Teaching Shakespeare!

A Folger Education Blog

Columbus Day

Teachers often ask me how to justify teaching a Shakespeare play in an American Literature class.

My answer is simple: Teach The Tempest. Many scholars believe that The Tempest was inspired by the real-life shipwreck of the Sea Venture off the coast of Bermuda in 1609 on its way to Jamestown. The account of that incident written in a letter by William Strachey  reached England in 1610. Scholars believe that Shakespeare wrote The Tempest soon afterwards. In addition, the plays deals with different views of Colonialism–a good stopic for classroom discussions.

You can hear Sam Waterston and scholars talk about the storm and the survivors in this Podcast from our series, Shakespeare in American Life.

There are plenty of teaching resources for The Tempest on our Play-byPlay section of the Folger Education site.

If any of you teach The Tempest, please add your comments below.


  • I do teach The Tempest, nearly every year. One of the very cool things with teaching this play in an American context is to put the students in a position where they can discover a metaphorical link between Caliban and Arial with the ideas of a field slave and the house slave (respectively). But I also tell the students (after we discuss this) that the comparison gets a bit tiresome when you’ve seen it in too many productions of the play. There are a number of lessons and handouts on The Tempest at my website: http://www.awaytoteach.net

  • In my class last year, we looked at the parallels between Caliban and Native Americans. Stephano controls Caliban by giving him alcohol and making him serve as their “servant monster”. It served as a jumping off point for some great discussions on imperialism.

  • I teach The Tempest as part of a larger colonialism-themed curriculum. We talk about the shipwreck, etc. which leads us to Aime Cesaire’s play, A Tempest. We talk about the implications of Caribbean colonialism, etc. and always include a discussion about Malcolm X (as Cesaire’s Caliban has re-named himself “X”). I’m not sure this is the strongest connection to American literature, but it is interesting and fun!

  • Though I’ve never taught The Tempest I most definatelty think it can serve as an allegory for the colonial treatment of Native Americans. I think it can also be a great opportunity for students to use the postcolonial lens. I just read a YA book called The Absolutely True Diary of a Part-Time Indian that deals with a teenager who is caught between his reservation and the rich community in which he attends school. He’s forced to choose between abandoning his culture and “serving” the whites or remaining “savage.” I think carefully selected excerpts from this novel could help illuminate the language and meaning of Shakespeare’s work in a more “American Lit” sort of way.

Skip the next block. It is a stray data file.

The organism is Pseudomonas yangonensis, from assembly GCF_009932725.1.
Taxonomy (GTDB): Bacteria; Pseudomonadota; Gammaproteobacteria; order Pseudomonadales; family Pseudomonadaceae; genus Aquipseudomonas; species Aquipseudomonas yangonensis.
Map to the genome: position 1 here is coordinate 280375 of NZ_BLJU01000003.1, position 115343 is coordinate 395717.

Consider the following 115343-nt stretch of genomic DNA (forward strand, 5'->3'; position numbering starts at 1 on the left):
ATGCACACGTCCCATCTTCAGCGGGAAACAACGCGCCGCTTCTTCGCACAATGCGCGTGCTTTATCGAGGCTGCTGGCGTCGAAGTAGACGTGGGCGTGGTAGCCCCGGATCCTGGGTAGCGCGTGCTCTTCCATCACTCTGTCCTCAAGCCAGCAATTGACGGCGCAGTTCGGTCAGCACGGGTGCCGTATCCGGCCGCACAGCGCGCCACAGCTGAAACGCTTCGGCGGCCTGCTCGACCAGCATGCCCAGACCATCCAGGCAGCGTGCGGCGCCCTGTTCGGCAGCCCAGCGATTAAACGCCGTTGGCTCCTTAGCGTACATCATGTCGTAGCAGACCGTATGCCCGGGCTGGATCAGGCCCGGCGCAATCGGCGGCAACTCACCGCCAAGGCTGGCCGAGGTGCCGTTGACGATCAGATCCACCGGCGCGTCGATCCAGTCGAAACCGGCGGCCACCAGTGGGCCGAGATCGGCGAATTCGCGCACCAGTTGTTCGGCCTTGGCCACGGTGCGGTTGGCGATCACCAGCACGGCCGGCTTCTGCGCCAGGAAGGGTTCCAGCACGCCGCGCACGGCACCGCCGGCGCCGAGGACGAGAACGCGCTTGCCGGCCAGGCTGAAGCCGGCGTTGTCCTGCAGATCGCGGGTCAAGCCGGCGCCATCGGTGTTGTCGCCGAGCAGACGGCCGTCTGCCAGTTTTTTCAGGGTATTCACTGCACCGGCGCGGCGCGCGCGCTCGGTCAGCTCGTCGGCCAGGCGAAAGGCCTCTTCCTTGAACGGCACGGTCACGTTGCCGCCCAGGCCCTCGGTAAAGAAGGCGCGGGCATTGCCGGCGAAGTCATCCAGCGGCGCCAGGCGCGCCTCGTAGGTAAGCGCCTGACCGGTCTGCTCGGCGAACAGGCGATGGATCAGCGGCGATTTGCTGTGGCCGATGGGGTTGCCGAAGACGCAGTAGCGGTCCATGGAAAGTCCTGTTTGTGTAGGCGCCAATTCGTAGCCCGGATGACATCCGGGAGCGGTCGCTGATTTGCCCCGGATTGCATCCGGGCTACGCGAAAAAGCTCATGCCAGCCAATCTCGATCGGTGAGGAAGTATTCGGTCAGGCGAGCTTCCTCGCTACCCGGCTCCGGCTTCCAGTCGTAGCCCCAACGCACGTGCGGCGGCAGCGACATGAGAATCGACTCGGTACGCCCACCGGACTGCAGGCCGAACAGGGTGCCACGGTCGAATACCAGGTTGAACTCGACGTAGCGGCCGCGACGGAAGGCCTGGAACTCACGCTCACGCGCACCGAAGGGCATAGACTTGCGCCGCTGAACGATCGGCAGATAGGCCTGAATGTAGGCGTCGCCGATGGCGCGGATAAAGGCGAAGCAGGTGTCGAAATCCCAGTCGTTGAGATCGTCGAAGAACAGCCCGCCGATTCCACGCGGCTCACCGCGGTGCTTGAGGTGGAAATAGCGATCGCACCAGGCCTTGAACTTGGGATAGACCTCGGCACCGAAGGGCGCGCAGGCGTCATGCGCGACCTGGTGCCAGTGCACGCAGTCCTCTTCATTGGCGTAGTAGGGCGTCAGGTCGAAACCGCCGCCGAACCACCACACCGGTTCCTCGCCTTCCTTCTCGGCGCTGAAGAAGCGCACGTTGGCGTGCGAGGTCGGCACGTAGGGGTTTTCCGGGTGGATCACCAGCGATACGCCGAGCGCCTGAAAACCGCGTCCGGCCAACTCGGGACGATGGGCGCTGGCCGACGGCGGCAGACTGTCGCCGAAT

• If you think about it, Caliban’s “you taught me your language and my profit in it is that I know how to curse” sums up the entire 400 year nightmare of imperialism in one sentence.

    Teach Tempest–you won’t be sorry!

  • I think “The Tempest” can be a great classroom tool for English teachers. Not only is the play entertaining with various story lines occurring, it is also educational. Especially if a English teacher can coincide the teaching of this Shakespeare play with an American history class. By pairing the classes together the students can gain background knowledge of colonialism which can enhance their understanding of this play. The students will see how Shakespeare can relate to reality and thereby making The Tempest more accessible to students.

  • Hi, folks:
    I teach The Tempest with immigration issues. In the lesson plan I wrote for the Folger in conjunction with Shakespseare in American Life: http://www.shakespeareinamericanlife.org/teachers/lessonplans/plan7.cfm I highlight what I feel are the three significant immigration issues the play touches upon though its characters: 1. People’s reasons for and/or circumstances around coming to a new land 2. People’s dreams about the possibilities (or lack thereof) of their futures in the new land, and, 3. The denial of resources by established immigrants to the new ones. The website takes you through steps to link the stories of the lives of Shakespeare’s characters to the stories of the lives of your students. Enjoy!

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